Explaining the government’s decision to amend the Immigration Act, Foreign Affairs Minister Fred Mitchell said yesterday the change would put an end to a “long and tortuous” spousal application process that has become a “nuisance” to Bahamians married to foreigners.
One of the amendments to the bill would allow spousal permits to be granted for an indefinite period or as long as the marriage lasts.
“What happens now is you get married, you apply for a spousal permit, the spousal permit lasts for five years,” he noted as he led debate on the bill yesterday. “After that expires it says that you should apply six months before that period for permanent residence for the right to work.”
Mitchell said it is only fair that the spouses of Bahamians are given the right to work.
“So the question is why someone who is lawfully married to a Bahamian, why should that person in a marriage that subsists, in a marriage where there is not a legal separation, why should that person keep coming back to [the Department of] Immigration for permission to live and work in The Bahamas?” he said. Mitchell acknowledged that the government has faced criticism over the amendment. “There was a lot of discussion about a marriage of convenience,” he said.
“There is a lot of talk that the foreign men are going to come from the outside, marry the women and then dump them on the side. That is the crux of the argument. I suppose there is going to be some of that. The permit only remains as long as the marriage subsists.”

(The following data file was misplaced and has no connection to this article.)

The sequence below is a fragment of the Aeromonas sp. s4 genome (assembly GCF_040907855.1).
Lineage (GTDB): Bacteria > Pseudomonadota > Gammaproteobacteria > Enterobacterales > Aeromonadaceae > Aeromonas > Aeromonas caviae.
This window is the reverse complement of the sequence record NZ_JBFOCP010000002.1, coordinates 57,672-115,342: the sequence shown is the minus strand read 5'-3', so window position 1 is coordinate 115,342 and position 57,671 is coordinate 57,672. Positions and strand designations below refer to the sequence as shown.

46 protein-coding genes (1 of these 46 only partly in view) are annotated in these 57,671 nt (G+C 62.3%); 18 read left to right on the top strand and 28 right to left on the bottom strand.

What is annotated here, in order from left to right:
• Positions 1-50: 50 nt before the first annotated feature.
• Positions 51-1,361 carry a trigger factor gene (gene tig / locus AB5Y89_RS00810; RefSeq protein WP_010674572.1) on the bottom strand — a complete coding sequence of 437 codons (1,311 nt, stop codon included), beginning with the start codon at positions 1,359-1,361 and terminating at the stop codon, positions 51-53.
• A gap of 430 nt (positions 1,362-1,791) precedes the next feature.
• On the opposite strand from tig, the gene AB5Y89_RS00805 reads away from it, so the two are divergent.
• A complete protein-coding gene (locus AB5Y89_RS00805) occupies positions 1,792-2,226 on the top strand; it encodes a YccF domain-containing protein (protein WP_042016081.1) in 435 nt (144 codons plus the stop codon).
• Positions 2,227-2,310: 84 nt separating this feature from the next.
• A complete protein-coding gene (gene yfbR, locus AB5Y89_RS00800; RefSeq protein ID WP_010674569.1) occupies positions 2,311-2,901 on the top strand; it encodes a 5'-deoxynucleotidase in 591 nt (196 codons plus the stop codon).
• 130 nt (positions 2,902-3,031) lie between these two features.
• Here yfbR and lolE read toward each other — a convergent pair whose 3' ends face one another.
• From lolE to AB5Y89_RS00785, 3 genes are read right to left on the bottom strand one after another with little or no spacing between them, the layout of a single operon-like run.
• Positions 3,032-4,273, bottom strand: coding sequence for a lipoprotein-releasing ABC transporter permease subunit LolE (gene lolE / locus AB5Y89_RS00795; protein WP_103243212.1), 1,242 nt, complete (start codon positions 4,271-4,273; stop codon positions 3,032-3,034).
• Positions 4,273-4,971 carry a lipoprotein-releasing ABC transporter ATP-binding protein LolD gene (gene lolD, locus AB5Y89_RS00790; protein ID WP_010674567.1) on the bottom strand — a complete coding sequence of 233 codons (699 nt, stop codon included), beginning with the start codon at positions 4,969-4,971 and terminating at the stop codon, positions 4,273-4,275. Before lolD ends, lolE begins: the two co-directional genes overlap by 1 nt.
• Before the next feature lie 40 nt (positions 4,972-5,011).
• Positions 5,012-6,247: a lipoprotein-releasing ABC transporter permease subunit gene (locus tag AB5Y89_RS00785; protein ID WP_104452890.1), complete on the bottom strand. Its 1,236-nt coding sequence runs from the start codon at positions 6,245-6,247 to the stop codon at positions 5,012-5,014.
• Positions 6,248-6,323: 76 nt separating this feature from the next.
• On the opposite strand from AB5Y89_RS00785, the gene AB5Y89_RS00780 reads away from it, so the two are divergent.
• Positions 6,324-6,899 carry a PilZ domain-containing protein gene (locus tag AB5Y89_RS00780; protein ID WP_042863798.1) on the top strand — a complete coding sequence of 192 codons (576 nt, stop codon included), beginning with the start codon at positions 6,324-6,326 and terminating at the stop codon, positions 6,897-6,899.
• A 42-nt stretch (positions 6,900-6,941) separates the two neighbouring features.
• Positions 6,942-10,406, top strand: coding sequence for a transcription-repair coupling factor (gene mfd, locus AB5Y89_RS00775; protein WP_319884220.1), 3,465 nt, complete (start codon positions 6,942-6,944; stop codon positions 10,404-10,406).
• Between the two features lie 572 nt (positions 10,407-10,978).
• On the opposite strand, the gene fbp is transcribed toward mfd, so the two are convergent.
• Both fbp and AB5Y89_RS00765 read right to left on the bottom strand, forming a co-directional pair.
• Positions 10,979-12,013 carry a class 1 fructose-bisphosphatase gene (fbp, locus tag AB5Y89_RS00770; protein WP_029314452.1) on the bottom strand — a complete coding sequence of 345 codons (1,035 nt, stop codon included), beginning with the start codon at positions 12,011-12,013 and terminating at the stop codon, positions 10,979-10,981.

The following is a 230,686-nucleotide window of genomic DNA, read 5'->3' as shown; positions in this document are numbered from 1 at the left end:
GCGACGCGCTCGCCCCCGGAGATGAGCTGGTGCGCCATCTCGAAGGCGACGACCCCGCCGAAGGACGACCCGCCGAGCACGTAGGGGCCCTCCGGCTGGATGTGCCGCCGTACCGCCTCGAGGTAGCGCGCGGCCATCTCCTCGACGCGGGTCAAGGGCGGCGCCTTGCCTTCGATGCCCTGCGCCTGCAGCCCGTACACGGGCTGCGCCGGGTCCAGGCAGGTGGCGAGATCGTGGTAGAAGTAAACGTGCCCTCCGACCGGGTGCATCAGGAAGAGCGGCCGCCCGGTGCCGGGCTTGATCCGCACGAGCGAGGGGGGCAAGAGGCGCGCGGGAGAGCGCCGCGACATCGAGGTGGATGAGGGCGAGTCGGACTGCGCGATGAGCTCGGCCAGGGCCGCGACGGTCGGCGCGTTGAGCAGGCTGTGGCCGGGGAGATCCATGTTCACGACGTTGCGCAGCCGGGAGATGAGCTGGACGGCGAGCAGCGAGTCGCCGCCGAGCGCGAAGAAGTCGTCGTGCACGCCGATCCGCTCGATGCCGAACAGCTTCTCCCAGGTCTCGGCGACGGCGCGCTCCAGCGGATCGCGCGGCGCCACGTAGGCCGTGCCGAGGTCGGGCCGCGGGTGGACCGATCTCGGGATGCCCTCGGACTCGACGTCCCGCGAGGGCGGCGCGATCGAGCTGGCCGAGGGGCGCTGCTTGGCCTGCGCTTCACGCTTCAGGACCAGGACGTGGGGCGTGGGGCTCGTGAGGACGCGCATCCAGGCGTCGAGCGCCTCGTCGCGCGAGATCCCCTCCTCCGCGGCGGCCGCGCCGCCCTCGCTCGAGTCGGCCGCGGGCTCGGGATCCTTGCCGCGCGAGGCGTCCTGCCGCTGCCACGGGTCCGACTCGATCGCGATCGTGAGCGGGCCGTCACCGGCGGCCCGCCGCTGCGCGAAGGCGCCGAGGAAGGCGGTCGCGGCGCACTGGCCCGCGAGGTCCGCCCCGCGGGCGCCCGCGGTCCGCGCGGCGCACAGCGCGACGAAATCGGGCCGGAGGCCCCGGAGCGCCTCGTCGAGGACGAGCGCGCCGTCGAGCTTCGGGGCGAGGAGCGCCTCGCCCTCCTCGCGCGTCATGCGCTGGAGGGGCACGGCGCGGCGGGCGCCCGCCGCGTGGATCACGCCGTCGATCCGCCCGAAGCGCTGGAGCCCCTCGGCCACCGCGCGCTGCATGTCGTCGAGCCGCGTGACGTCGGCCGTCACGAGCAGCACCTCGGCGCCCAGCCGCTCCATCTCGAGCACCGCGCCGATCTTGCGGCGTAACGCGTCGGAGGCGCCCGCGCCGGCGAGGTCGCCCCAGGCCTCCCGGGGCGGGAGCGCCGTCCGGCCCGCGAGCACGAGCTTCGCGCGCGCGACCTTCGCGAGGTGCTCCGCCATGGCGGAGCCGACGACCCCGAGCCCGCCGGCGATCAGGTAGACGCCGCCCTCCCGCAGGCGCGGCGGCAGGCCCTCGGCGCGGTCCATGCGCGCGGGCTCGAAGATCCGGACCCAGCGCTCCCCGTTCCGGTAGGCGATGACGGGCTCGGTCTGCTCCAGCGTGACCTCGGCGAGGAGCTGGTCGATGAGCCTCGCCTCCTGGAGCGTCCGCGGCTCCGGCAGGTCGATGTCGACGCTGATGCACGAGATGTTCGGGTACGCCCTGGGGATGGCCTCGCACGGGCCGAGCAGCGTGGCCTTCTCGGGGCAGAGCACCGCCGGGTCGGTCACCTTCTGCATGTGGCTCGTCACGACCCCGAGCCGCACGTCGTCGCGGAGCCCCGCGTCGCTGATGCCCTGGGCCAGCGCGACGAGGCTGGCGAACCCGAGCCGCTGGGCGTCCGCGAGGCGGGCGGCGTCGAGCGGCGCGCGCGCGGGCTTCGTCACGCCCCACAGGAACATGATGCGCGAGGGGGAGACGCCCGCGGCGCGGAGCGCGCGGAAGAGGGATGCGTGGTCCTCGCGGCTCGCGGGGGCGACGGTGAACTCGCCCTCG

Mitchell added that there are provisions that protect against abuses of the system.
Additionally, he said immigration officials are trained in interview techniques to identify fraudulent claims.
“The minister is not required with a microscope to go in and inspect the sheets,” Mitchell said.
“It’s done by public officials with a proper and humane interview and it’s determined that the marriage exists.”
Minister for Grand Bahama Michael Darville also acknowledged the potential for abuse of the proposed law. He said the government must discourage Bahamians from engaging in marriages of convenience.
“We must send a strong message to those individuals involved in this illegal practice,” he said.
“If they are caught, we will be increasing the penalties that they would face as a result of the violation of our laws.
“We must strengthen our laws in this regard in order to stamp out this illegal practice that is making it difficult for law abiding citizens who choose to marry whoever they choose.”
The bill was passed in the House of Assembly last evening. It is expected to be debated in the Senate soon.